A statistical method for identifying differential gene-gene co-expression patterns

Yinglei Lai, Baolin Wu, Liang Chen, Hongyu Zhao

Research output: Contribution to journalArticlepeer-review

110 Scopus citations

Abstract

Motivation: To understand cancer etiology, it is important to explore molecular changes in cellular processes from normal state to cancerous state. Because genes interact with each other during cellular processes, carcinogenesis related genes may form differential co-expression patterns with other genes in different cell states. In this study, we develop a statistical method for identifying differential gene-gene co-expression patterns in different cell states. Results: For efficient pattern recognition, we extend the traditional F-statistic and obtain an Expected Conditional F-statistic (ECF-statistic), which incorporates statistical information of location and correlation. We also propose a statistical method for data transformation. Our approach is applied to a microarray gene expression dataset for prostate cancer study. For a gene of interest, our method can select other genes that have differential gene-gene co-expression patterns with this gene in different cell states. The 10 most frequently selected genes, include hepsin, GSTP1 and AMACR, which have recently been proposed to be associated with prostate carcinogenesis. However, genes GSTP1 and AMACR cannot be identified by studying differential gene expression alone. By using tumor suppressor genes TP53, PTEN and RB1, we identify seven genes that also include hepsin, GSTP1 and AMACR. We show that genes associated with cancer may have differential gene-gene expression patterns with many other genes in different cell states. By discovering such patterns, we may be able to identify carcinogenesis related genes.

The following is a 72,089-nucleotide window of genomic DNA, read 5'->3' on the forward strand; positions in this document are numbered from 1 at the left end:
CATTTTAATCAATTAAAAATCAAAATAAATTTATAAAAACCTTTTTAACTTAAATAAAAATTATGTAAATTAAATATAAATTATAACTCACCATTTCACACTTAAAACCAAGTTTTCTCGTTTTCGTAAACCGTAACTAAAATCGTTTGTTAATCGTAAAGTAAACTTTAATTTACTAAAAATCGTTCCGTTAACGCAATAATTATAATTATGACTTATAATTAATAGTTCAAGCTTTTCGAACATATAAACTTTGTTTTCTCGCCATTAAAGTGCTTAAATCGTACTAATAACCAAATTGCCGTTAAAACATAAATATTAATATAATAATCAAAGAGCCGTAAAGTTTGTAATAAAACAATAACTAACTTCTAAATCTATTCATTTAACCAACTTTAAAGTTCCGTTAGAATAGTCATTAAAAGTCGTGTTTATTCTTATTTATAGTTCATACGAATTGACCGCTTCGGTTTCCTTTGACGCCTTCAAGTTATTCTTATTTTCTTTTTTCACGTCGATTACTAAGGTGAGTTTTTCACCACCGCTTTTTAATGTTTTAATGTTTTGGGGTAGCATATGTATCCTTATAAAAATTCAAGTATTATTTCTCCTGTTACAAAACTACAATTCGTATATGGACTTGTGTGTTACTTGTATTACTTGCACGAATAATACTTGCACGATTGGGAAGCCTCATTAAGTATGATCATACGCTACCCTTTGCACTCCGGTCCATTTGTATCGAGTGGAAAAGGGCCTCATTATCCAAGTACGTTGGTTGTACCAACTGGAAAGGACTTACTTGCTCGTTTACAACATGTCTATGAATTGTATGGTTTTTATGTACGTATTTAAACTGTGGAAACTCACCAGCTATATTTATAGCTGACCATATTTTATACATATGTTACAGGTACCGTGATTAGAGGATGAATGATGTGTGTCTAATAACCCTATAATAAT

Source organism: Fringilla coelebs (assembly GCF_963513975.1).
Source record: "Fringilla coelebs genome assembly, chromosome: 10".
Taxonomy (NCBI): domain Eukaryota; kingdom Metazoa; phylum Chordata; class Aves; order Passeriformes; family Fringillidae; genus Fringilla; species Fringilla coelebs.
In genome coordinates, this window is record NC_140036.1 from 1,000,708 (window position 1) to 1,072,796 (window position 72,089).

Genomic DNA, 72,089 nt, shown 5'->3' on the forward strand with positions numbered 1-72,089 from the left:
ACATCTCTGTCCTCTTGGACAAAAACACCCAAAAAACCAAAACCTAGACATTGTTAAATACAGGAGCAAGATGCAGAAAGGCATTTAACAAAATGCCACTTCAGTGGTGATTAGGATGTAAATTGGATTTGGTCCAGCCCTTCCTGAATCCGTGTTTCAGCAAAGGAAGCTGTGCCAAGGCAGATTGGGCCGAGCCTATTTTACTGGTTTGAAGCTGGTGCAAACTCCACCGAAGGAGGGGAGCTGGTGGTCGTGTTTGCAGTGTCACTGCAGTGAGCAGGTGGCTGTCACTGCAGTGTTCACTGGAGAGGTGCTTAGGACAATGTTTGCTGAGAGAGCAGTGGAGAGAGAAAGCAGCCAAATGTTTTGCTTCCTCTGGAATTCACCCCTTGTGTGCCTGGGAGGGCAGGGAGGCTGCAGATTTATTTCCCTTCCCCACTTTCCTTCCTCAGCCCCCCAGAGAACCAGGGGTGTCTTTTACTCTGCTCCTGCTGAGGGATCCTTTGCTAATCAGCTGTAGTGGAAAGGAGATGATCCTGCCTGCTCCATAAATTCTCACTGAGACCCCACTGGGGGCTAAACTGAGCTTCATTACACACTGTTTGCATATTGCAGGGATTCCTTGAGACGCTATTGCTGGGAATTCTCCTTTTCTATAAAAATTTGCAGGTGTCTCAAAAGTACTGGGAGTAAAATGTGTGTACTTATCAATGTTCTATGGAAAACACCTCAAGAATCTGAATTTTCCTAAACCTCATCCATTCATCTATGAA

Original languageEnglish (US)
Pages (from-to)3146-3155
Number of pages10
JournalBioinformatics
Volume20
Issue number17
DOIs
StatePublished - Nov 22 2004

Bibliographical note

Funding Information:
We thank two anonymous reviewers for their valuable comments. This work was supported in part by NSF grant DMS 0241160 and NIH grant GM 59507.

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